SHELDON—Sheldon health officials caution residents to keep working to slow the spread of the coronavirus in the community.
O’Brien County has four confirmed cases, including one announced Thursday, April 23.
The first three cases were all announced before April 2 and those people have since recovered.
“We’ve hit this kind plateau, which is good, and people are social distancing more and I’m seeing more face masks out in public now so more people are cognizant that they can share the virus without having symptoms,” said Rick Nordahl, Sanford Sheldon senior director.
He said while N’West Iowa has been pretty isolated so far — there were less than 20 confirmed cases in the four-county region — the area far from being in the clear.
“I have heard between April 27 and June 11 will be when we have our maximum surge in this area,” Nordahl said. “It’s quite a long time which is good controlling the amount of illness; bad for the economic structure of what we do.
“However, with what we do in northwest Iowa, there’s a big percentage of our population that is in essential services or what the state has qualified as essential services. I think we are better off than most but I have pains in my heart for these small businesses that have to be closed or takeout only but I think it’s a good thing from a disease spread standpoint.”
Before N’West Iowa had its first recorded case of coronavirus, Nordahl and the hospital took proactive steps. This included limiting visitors to all areas of its facility starting with the senior care center, screening staffers for symptoms before allowing them to enter the building and outfitting them with personal protective equipment while on duty.
At Sanford Sheldon Clinic, Nordahl said they are suggesting people make virtual appointments with their care provider but if they still want a physical visit, they are encouraging healthy people to visit in the morning and sick people in the afternoon.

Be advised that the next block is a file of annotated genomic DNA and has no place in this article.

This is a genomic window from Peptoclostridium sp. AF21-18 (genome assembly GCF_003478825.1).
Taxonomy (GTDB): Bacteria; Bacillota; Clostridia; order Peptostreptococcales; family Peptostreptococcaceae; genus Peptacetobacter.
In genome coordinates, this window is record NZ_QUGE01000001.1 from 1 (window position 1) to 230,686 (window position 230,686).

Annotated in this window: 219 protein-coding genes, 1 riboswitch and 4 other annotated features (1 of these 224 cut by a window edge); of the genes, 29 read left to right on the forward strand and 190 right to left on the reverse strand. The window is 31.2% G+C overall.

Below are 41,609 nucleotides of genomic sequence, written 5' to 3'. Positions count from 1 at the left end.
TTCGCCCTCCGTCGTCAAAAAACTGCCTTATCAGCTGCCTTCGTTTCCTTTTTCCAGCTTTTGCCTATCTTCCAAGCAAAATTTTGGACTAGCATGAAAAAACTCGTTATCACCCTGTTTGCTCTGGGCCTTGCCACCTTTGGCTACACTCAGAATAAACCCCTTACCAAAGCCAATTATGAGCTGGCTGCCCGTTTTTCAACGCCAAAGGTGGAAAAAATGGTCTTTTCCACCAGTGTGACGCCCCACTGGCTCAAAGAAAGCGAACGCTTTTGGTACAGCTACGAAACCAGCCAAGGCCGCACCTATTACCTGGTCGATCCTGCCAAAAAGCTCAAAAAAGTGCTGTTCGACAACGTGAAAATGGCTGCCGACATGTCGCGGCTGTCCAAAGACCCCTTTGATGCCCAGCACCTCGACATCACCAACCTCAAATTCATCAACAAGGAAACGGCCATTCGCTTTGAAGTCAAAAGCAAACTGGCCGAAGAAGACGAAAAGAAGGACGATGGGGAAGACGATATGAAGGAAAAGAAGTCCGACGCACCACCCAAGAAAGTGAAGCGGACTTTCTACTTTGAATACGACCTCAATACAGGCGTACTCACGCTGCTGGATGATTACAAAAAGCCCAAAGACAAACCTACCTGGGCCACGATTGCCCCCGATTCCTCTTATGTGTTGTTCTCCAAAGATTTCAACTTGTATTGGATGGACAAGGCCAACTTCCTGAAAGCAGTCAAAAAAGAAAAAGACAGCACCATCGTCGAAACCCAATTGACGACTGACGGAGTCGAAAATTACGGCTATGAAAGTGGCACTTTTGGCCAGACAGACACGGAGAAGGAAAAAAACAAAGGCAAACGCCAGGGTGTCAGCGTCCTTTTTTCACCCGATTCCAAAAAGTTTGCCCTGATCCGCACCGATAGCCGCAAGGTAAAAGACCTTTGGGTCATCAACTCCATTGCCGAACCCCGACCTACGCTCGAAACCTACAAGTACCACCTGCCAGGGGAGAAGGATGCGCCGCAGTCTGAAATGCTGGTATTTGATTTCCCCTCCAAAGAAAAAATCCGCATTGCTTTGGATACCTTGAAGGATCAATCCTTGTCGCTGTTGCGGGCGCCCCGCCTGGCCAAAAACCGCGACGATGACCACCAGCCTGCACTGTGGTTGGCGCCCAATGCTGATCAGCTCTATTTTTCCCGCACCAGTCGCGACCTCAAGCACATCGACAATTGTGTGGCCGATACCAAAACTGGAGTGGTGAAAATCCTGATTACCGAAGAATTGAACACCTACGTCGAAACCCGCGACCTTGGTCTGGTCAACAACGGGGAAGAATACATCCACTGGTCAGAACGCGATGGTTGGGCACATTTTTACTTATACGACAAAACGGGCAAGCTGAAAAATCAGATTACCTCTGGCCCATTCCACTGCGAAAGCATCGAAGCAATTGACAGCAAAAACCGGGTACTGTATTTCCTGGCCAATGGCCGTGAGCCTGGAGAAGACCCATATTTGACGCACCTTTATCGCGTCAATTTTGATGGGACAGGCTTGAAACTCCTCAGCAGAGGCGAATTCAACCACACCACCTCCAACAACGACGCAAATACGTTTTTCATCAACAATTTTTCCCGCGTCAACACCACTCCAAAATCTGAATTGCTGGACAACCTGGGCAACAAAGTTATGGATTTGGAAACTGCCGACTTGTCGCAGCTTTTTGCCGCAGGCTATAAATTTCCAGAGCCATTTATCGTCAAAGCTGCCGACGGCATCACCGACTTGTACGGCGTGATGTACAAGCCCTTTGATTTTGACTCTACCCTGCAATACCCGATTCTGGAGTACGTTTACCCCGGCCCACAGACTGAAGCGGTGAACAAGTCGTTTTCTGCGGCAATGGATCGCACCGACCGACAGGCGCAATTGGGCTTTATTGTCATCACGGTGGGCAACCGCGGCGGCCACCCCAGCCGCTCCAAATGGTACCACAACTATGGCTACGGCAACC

“We clean the clinic at night so it’s fresh in the morning so it’s very similar to what Hy-Vee and Fareway do as far letting the most vulnerable and well people in in the morning and keeping them less exposed from the germs from all day,” Nordahl said.
Additionally, Sanford took stock of what equipment it has and what potential items it would need, vetted where all staffers — depending on their skill set — could work in the facility, reviewed transfer agreements and more.
“We have plan put together where we could have 45 patients in the hospital at one time and service them the way that they needed to be serviced,” Nordahl said.
‘Change the way we operate’
Sheldon’s first responders also are taking more precautions because of the virus.
The Sheldon Fire Co. has temporarily converted its training facility — the former wastewater treatment plant — into a decontamination center for emergency personnel and vehicles.
The idea was sparked by fire chief Denny Kruger who thought it was best to keep a potentially contaminated vehicle or person away from the Sheldon Community Services Center, which houses multiple city departments and the Sheldon Chamber and Development Corporation.
“If you do get it, why have it linger in that building when we’ve got that building,” Kruger said referring to the training facility. “That’s why we got it for; to use.”
Sheldon Community Ambulance Team director Kevin Miller and assistant director Krysten Haan noted how the pandemic has changed the way they handle calls.
“For us, we are wearing PPE on every call,” Miller said. “Obviously, we did before with just the gloves but we’re adding more PPE that we wear and if we are informed that it’s a possible COVID call based on the screening that gets done through our 911 center, then we put more PPE on and droplet protection just to protect us.”
For all calls, SCAT members wear eye protection, gloves and masks and for potential COVID-19 calls they also wear bootees, gowns and hair coverings.
If SCAT calls for a lift assist from Sheldon Fire Co., first assistant chief Brad Hindt said they limit how many firefighters go and they borrow the Sheldon Emergency Management Agency’s truck instead of taking a fire truck, which is more difficult to clean.
“We’ve changed the way we operate,” Hindt said.
After a potential COVID-19 call, vehicles are taken to the training facility’s garage where they are cleaned. As that happens, first responders then can change out of their potentially contaminated clothing/PPE, walk through a shower rig that was built in the next room and change into clean clothes they keep at the facility. Additionally, the building has a washer and drier unit.
SCAT is coming off to consecutive years of breaking its own record for calls; however, that is slowing in 2020 due to the coronavirus.
“Knock on wood, we’ve seen a decrease overall but, I think, for the most part we are staying steady,” Miller said.